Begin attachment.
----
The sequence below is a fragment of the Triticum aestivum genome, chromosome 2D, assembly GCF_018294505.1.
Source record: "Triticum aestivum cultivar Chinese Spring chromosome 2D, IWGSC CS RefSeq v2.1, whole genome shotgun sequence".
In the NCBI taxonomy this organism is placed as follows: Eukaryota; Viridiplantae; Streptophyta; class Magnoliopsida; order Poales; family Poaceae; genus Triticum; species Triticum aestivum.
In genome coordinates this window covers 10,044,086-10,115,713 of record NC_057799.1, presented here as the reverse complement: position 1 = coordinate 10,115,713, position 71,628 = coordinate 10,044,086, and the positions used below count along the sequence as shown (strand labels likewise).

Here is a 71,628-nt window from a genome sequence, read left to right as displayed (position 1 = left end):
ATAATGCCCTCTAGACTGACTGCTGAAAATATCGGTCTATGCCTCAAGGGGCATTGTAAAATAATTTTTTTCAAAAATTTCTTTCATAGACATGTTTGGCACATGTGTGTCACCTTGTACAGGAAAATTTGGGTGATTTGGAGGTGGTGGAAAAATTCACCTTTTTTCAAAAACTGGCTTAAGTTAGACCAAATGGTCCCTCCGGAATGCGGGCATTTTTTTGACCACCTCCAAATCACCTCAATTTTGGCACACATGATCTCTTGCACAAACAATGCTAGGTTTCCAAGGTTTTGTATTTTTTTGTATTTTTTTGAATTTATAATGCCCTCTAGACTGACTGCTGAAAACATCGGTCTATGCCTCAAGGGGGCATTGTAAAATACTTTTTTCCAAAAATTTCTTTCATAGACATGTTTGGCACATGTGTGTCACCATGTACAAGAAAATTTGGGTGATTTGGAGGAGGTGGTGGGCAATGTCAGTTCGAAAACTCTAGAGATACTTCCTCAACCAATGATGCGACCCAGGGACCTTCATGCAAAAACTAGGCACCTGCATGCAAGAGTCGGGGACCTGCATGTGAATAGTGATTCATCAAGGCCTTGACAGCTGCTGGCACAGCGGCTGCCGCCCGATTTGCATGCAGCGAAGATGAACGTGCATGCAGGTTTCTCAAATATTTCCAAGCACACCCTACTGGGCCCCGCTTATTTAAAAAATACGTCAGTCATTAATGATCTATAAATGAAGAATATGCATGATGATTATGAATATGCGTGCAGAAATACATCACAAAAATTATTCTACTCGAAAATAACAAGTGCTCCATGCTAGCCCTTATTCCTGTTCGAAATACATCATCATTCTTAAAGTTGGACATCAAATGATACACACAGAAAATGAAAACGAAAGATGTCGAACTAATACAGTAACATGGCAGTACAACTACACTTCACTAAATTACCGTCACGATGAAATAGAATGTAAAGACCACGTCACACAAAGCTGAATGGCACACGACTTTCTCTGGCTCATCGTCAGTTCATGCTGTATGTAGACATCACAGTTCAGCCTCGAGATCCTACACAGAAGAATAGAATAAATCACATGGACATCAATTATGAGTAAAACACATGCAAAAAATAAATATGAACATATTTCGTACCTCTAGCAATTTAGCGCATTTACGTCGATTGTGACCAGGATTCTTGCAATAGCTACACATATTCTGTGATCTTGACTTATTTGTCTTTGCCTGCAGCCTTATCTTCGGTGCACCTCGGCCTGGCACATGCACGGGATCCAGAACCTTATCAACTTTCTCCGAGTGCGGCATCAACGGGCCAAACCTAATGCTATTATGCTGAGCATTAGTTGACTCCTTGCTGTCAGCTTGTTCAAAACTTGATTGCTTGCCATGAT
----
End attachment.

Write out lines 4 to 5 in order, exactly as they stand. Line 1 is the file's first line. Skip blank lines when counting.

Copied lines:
In genome coordinates this window covers 10,044,086-10,115,713 of record NC_057799.1, presented here as the reverse complement: position 1 = coordinate 10,115,713, position 71,628 = coordinate 10,044,086, and the positions used below count along the sequence as shown (strand labels likewise).

Here is a 71,628-nt window from a genome sequence, read left to right as displayed (position 1 = left end):